A former editor and book reviewer for The Washington Post Book World, David Nicholson was the founding editor of the magazine Black Film Review. He has worked as a journalist for the Dayton (Ohio) Daily News and the San Francisco and Milwaukee bureaus of the Associated Press.
He is a graduate of the University of the District of Columbia and holds an MFA from the University of Iowa Writers Workshop.
He lives in Vienna, Virginia, where he is at work on a biography of A.M.E. Bishop William David Chappelle and a family history/memoir, The Simonses of S Street: The Story of an American Family.
“David Nicholson, like his literary ancestors Ralph Ellison, James Alan McPherson, and Bernard Malamud, illuminates the mythic in the everyday lives of Americans whose stories are all too rarely deemed worthy of art. The peach tree in an old woman’s yard in urban Washington glows with nearly magical fruit that tempts a young man to a betrayal he knows will rot his soul. A chorus of middle-aged black men in a barber shop hold a symposium on the nature of love. James Brown and Jimi Hendrix walk Nicholson’s streets, but so, too, do anonymous heroes such as a black handyman who once pitched to Babe Ruth, a janitor struggling to maintain his dignity despite financial reverses, a disheveled beggar woman whose mere survival strikes us as a miracle. In Flying Home, David Nicholson shines his compassion and wisdom on them all.”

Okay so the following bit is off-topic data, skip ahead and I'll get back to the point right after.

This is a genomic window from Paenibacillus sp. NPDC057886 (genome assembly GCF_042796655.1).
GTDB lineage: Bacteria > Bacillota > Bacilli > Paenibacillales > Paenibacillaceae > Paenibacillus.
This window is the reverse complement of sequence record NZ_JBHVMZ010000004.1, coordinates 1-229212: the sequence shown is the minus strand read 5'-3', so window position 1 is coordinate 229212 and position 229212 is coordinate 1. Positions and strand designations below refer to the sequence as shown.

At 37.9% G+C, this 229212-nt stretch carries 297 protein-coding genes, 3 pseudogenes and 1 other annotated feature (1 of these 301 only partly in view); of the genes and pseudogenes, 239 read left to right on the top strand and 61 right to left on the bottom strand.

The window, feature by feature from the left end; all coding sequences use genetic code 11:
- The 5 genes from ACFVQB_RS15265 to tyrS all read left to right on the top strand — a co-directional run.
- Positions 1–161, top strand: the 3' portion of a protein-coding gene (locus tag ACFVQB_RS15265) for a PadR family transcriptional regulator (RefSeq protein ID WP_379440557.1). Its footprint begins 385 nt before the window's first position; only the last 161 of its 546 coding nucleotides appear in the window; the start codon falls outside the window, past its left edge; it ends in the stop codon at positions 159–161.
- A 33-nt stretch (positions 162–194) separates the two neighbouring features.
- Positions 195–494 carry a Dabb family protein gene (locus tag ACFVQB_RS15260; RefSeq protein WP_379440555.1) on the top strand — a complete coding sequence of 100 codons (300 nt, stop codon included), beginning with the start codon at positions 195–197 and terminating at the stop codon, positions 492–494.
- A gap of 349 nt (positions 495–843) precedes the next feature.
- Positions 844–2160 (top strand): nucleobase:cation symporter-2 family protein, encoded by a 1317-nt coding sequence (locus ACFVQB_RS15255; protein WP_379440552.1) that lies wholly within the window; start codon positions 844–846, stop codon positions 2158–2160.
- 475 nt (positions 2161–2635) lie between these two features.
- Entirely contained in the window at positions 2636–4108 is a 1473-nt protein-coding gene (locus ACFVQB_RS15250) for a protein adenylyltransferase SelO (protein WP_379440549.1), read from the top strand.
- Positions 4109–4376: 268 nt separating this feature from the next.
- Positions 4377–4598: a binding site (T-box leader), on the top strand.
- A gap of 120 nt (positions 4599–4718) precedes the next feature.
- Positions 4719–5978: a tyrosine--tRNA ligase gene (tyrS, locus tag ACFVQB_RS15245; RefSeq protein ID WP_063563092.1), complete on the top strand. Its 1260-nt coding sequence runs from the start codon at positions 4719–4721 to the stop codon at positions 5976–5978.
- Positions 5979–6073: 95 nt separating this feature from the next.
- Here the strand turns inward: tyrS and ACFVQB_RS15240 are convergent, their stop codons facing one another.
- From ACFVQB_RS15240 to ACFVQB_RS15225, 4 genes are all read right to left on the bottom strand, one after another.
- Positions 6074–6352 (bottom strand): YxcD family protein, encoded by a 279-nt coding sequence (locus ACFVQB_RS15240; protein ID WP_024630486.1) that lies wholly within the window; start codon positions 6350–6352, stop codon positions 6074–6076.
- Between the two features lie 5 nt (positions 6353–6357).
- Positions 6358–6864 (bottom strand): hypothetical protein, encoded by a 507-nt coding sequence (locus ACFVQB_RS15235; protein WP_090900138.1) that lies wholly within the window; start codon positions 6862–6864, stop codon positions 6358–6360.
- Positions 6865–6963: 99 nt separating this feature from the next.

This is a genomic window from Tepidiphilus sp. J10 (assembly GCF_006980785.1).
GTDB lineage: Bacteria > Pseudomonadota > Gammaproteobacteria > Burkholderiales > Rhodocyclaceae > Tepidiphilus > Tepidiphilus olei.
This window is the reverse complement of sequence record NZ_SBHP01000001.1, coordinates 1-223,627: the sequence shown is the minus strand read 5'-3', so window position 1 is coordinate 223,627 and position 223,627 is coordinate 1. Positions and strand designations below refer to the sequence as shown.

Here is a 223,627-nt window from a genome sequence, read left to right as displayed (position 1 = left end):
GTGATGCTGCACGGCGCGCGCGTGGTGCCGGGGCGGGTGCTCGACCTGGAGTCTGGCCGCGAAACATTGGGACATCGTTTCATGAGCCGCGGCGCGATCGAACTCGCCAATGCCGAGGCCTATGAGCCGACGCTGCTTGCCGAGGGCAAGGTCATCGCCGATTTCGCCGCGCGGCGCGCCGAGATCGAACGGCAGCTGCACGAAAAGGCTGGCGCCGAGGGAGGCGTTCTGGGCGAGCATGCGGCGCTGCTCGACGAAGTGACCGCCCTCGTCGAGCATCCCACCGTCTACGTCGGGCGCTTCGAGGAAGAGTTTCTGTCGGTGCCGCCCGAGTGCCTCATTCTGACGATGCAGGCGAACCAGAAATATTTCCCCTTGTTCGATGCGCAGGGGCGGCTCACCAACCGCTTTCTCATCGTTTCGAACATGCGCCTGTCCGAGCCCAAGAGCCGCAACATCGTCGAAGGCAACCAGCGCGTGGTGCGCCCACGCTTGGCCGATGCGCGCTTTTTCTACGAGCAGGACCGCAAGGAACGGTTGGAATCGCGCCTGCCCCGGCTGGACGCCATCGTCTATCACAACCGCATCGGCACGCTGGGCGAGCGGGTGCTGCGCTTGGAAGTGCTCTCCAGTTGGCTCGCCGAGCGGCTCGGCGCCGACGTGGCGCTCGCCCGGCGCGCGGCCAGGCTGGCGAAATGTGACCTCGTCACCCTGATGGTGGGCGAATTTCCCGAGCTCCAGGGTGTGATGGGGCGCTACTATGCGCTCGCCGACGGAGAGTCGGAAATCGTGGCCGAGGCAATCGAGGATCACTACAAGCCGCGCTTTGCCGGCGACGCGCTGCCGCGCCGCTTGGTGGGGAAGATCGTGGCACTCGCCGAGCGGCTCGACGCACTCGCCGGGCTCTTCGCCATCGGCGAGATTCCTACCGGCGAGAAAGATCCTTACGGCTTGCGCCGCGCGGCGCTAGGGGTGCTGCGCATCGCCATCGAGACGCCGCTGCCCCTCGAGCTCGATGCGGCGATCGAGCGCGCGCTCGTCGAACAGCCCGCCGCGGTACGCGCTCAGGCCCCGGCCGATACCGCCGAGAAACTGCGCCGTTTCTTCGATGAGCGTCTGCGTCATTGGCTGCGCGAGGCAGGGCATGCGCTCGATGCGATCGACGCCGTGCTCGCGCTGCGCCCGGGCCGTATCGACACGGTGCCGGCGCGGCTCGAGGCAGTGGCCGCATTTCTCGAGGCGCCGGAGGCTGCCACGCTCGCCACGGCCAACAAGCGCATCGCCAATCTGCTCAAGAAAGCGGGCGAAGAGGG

Eileen Pollack, author of In the Mouth and Breaking and Entering
The stories in Flying Home: Seven Stories of the Secret City, are set in an imagined Washington neighborhood much like Bloomingdale, the one I grew up in. While each story has different foreground characters, many of the stories share the same background characters.
Most of the people in these stories are ordinary working men and women—maids, taxi drivers, janitors, barbers, and handymen. The second story, “Among the Righteous,” was the first I wrote on returning to Washington after a six-year sojourn in the Midwest. I'd been away long enough to be stunned at how much the city had changed and I wanted, I think, to write about people and lives that were being swept away.
As Harper Lee put it about her hometown: “I believe there is something universal in this little world, something decent to be said for it, and something to lament in its passing.”
The phrase “the secret city” comes from W.E.B. Du Bois’s 1932 Crisis article, “The Secret City: An Impression of Colored Washington.” Much has changed since Du Bois wrote but, in many ways, black Washington remains a secret city, invisible to the whites who also inhabit it.